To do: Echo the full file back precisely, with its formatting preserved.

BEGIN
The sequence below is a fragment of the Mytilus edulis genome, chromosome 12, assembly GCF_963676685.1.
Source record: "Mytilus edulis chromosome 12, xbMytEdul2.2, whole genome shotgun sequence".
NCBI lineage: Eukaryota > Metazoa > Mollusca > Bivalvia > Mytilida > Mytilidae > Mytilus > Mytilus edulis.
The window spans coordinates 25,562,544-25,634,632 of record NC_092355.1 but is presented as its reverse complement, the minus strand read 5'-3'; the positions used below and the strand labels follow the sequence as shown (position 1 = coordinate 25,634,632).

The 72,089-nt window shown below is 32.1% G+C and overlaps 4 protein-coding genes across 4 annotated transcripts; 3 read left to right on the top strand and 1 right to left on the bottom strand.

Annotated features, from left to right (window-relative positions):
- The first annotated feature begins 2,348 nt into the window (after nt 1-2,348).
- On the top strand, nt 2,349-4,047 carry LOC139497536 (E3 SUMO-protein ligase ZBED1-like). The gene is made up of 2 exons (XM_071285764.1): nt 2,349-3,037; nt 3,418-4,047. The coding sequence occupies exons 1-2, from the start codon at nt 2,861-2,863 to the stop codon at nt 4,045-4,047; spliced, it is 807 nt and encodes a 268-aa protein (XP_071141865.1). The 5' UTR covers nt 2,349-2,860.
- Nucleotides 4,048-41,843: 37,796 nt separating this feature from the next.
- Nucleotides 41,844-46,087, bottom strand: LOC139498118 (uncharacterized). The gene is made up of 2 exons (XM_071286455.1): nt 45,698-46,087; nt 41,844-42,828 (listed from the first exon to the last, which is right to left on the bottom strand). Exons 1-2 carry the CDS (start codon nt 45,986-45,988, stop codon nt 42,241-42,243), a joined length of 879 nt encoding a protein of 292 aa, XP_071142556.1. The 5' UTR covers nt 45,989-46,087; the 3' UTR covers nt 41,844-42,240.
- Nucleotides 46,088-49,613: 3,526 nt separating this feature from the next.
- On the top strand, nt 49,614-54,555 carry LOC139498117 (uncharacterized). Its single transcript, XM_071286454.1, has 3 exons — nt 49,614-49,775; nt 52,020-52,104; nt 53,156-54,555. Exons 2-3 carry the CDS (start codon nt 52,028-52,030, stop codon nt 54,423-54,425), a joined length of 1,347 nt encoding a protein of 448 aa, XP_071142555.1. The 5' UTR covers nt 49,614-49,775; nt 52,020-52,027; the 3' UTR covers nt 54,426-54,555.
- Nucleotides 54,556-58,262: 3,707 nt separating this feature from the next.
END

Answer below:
The sequence below is a fragment of the Mytilus edulis genome, chromosome 12, assembly GCF_963676685.1.
Source record: "Mytilus edulis chromosome 12, xbMytEdul2.2, whole genome shotgun sequence".
NCBI lineage: Eukaryota > Metazoa > Mollusca > Bivalvia > Mytilida > Mytilidae > Mytilus > Mytilus edulis.
The window spans coordinates 25,562,544-25,634,632 of record NC_092355.1 but is presented as its reverse complement, the minus strand read 5'-3'; the positions used below and the strand labels follow the sequence as shown (position 1 = coordinate 25,634,632).

The 72,089-nt window shown below is 32.1% G+C and overlaps 4 protein-coding genes across 4 annotated transcripts; 3 read left to right on the top strand and 1 right to left on the bottom strand.

Annotated features, from left to right (window-relative positions):
- The first annotated feature begins 2,348 nt into the window (after nt 1-2,348).
- On the top strand, nt 2,349-4,047 carry LOC139497536 (E3 SUMO-protein ligase ZBED1-like). The gene is made up of 2 exons (XM_071285764.1): nt 2,349-3,037; nt 3,418-4,047. The coding sequence occupies exons 1-2, from the start codon at nt 2,861-2,863 to the stop codon at nt 4,045-4,047; spliced, it is 807 nt and encodes a 268-aa protein (XP_071141865.1). The 5' UTR covers nt 2,349-2,860.
- Nucleotides 4,048-41,843: 37,796 nt separating this feature from the next.
- Nucleotides 41,844-46,087, bottom strand: LOC139498118 (uncharacterized). The gene is made up of 2 exons (XM_071286455.1): nt 45,698-46,087; nt 41,844-42,828 (listed from the first exon to the last, which is right to left on the bottom strand). Exons 1-2 carry the CDS (start codon nt 45,986-45,988, stop codon nt 42,241-42,243), a joined length of 879 nt encoding a protein of 292 aa, XP_071142556.1. The 5' UTR covers nt 45,989-46,087; the 3' UTR covers nt 41,844-42,240.
- Nucleotides 46,088-49,613: 3,526 nt separating this feature from the next.
- On the top strand, nt 49,614-54,555 carry LOC139498117 (uncharacterized). Its single transcript, XM_071286454.1, has 3 exons — nt 49,614-49,775; nt 52,020-52,104; nt 53,156-54,555. Exons 2-3 carry the CDS (start codon nt 52,028-52,030, stop codon nt 54,423-54,425), a joined length of 1,347 nt encoding a protein of 448 aa, XP_071142555.1. The 5' UTR covers nt 49,614-49,775; nt 52,020-52,027; the 3' UTR covers nt 54,426-54,555.
- Nucleotides 54,556-58,262: 3,707 nt separating this feature from the next.